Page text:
Album: Sarabeth Tucek – Get Well Soon

Before we start I should point out that I don’t think of myself as the kind of person who is prone to hyperbole. In fact I’m probably the least likely person in the history of…like…ever to exaggerate. That being said, there are no two ways about it: there is something extremely special about this record.

Before you even hit play, it’s clear her credentials are in order. She has the much-coveted stamp of approval from Bob Dylan, whom she supported in 2007, she was selected to provide backing vocals to the Smog album Supper before releasing a note of her own and she has a rare confidence in delivery that belies her past as an actress.

All of which is terribly interesting, but pretty much meaningless as soon as you begin to explore the songs themselves.

Tucek’s is a perfect folk voice, rich and clear, expressive and ethereal in equal measure. At times she comes over all Alela Diane, and at others she channels the winsome charm which somehow failed to make Dublin’s Gemma Hayes a star.

Like Diane or Laura Marling, Tucek finds plenty of inspiration in traditional folk music, though she rarely lets a track slip by without something a little surprising kick in – like the military drumming of At the Bar or the fuzz-guitar finale of Rising.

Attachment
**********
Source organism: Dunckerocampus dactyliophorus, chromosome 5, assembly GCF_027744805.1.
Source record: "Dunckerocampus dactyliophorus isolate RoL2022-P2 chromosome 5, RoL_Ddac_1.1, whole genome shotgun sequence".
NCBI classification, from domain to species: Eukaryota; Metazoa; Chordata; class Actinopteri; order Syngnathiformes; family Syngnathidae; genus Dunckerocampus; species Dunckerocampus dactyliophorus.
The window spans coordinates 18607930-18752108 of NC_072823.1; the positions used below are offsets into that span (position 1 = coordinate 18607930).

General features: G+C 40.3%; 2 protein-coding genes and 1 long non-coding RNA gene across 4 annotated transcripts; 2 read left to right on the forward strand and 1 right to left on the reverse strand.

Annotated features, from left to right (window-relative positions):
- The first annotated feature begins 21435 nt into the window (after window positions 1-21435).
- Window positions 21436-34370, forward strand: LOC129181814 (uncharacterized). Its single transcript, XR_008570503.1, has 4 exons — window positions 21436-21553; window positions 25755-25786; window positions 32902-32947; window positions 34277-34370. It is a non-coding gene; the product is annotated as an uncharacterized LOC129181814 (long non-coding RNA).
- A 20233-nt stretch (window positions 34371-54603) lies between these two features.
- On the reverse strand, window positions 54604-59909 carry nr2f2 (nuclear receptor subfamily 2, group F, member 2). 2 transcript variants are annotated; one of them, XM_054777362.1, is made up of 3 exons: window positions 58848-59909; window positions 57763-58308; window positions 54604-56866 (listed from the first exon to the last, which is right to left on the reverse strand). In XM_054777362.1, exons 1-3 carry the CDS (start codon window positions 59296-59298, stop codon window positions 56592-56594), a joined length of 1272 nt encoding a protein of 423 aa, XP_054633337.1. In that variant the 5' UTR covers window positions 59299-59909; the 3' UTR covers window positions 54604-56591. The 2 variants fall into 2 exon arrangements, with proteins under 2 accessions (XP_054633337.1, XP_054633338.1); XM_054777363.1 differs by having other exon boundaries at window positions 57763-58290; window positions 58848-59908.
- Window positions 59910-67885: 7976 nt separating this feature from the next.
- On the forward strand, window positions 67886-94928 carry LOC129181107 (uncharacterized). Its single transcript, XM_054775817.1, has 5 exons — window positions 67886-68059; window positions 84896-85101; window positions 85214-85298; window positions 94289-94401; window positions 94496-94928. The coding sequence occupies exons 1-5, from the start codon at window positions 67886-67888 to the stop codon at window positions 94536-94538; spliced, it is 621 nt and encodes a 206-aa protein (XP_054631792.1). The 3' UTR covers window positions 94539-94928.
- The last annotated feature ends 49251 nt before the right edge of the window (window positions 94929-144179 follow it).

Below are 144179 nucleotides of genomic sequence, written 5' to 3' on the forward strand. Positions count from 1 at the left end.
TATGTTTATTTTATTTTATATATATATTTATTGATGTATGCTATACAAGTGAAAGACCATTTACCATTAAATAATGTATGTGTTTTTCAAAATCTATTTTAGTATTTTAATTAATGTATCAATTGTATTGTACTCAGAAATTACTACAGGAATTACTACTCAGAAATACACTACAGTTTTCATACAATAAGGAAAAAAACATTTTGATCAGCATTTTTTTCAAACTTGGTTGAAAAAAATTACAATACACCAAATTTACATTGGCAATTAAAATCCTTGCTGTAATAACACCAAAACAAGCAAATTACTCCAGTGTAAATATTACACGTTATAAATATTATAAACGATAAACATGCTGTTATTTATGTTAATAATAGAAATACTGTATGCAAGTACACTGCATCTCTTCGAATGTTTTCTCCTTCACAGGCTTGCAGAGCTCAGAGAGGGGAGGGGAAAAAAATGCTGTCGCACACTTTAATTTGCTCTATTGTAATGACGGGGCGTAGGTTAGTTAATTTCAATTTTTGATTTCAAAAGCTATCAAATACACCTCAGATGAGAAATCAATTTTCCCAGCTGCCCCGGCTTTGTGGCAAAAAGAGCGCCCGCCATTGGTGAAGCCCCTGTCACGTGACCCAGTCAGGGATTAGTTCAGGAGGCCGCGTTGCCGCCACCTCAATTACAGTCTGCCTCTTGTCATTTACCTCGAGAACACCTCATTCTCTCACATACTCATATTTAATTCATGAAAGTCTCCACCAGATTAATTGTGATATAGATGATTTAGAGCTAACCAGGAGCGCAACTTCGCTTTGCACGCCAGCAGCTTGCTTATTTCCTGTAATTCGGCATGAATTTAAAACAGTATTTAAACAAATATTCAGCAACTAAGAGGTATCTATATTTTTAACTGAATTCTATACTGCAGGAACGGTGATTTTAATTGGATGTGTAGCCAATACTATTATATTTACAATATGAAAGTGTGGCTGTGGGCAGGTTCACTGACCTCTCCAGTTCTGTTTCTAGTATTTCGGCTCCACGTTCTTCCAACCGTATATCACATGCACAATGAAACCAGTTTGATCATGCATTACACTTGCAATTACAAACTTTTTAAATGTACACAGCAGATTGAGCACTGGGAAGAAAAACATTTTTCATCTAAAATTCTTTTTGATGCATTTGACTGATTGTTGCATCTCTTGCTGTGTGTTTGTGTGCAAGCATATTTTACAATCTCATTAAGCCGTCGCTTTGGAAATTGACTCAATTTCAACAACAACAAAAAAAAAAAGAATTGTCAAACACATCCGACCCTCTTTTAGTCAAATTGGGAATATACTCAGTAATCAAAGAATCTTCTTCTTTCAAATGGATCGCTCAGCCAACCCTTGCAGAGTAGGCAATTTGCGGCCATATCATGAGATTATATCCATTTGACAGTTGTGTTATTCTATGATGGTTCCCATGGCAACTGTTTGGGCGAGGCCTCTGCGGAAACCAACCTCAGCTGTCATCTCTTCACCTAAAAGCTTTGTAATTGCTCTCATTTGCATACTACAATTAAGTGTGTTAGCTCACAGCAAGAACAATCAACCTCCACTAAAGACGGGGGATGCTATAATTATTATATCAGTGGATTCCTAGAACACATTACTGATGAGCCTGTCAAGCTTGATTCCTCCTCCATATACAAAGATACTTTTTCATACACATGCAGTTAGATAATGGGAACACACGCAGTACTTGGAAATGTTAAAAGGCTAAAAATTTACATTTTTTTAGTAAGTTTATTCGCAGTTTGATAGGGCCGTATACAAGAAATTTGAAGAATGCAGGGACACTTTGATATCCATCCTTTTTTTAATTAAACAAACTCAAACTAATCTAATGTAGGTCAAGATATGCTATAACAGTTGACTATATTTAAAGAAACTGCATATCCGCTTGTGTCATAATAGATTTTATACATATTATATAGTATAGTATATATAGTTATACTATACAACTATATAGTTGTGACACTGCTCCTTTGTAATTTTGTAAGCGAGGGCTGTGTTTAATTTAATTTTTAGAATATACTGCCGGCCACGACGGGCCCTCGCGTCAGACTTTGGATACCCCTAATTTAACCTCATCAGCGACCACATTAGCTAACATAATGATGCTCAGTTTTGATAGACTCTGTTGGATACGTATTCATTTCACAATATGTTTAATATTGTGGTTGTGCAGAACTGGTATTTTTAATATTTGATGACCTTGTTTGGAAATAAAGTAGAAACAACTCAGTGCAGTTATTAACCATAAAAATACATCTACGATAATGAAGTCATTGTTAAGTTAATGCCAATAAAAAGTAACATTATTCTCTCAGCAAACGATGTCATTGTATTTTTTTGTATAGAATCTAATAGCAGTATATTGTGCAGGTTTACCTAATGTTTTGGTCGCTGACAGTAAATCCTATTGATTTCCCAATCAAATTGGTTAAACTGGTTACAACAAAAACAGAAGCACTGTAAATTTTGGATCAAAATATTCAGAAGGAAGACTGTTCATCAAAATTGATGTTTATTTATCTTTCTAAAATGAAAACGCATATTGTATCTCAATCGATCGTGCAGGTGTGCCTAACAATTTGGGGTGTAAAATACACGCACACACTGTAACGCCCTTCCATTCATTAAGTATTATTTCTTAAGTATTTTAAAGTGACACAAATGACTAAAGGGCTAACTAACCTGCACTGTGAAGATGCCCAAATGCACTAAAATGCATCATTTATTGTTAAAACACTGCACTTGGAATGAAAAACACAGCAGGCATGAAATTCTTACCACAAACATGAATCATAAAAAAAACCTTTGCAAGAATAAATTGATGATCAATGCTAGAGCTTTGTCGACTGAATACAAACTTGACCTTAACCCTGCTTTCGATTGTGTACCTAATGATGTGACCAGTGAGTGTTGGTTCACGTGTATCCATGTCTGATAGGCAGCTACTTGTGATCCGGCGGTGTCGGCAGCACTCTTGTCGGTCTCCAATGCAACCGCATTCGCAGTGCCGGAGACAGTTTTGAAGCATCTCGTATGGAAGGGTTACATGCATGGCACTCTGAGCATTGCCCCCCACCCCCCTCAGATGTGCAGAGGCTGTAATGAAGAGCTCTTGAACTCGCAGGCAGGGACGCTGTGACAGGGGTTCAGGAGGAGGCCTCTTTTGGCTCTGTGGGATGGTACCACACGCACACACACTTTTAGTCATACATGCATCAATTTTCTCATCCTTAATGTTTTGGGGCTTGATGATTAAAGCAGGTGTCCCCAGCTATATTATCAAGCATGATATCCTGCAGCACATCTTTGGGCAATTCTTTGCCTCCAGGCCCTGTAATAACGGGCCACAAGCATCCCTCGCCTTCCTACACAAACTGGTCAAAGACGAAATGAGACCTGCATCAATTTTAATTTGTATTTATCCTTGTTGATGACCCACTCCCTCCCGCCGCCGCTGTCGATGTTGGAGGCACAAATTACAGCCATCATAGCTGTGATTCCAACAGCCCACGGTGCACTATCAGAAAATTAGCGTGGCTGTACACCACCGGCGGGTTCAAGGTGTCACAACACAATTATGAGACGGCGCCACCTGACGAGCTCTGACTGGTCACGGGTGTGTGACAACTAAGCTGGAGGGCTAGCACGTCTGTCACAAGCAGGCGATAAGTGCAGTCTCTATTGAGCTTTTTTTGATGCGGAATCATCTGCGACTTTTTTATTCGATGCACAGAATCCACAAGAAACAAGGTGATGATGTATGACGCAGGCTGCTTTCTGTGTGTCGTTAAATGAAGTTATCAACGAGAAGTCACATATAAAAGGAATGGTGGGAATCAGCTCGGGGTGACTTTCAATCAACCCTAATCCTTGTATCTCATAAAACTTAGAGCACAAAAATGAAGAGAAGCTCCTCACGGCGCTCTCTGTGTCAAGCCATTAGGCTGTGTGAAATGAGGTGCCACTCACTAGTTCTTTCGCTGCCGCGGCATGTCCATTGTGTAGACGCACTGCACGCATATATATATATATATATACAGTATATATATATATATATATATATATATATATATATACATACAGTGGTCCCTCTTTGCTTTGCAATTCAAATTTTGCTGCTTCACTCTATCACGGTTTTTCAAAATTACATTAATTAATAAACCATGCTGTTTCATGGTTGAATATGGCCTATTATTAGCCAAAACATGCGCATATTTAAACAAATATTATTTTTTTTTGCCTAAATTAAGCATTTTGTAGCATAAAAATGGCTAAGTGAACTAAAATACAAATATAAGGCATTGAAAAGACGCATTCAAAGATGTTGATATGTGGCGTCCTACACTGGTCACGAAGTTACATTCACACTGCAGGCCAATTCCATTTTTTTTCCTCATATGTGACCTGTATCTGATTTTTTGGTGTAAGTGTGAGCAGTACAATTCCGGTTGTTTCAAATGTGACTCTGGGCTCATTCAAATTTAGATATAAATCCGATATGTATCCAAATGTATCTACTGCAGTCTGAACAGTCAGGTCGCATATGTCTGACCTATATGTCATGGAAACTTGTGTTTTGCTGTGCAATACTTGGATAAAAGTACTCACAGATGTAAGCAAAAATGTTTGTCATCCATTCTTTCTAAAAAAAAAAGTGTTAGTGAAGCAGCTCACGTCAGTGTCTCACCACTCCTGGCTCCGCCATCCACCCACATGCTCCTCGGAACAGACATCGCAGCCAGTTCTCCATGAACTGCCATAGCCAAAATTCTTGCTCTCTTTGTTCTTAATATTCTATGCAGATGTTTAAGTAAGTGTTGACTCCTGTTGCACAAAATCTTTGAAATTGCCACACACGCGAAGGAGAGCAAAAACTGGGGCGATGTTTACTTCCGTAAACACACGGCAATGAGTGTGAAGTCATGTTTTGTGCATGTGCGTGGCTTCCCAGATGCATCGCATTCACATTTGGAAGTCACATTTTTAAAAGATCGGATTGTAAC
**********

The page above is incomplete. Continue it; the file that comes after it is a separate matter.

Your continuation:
The immersive double-tracked vocals of A View provide the sweetest moment, while The Fireman packs the weightiest emotional punch, but it is the remarkable Wooden that has won most people’s hearts so far.

As a taster for the album it is actually a neat line in misdirection as there is nothing else here cut from the same musical cloth, but as a standalone song it is a real killer.

Starting out as an elegiac strum, complete with Nebraska-style squawls, it reaches the two-minute mark before Tuck ditches her Beth Orton persona in favour of a searing electric solo that Neil Young would happily call his own. It’s an adrenalized, wonderful moment and although it might be nice to hear a little more of the same as the album progresses, what takes its place is enchanting enough to bear the burden.

Words: Rory Dollard


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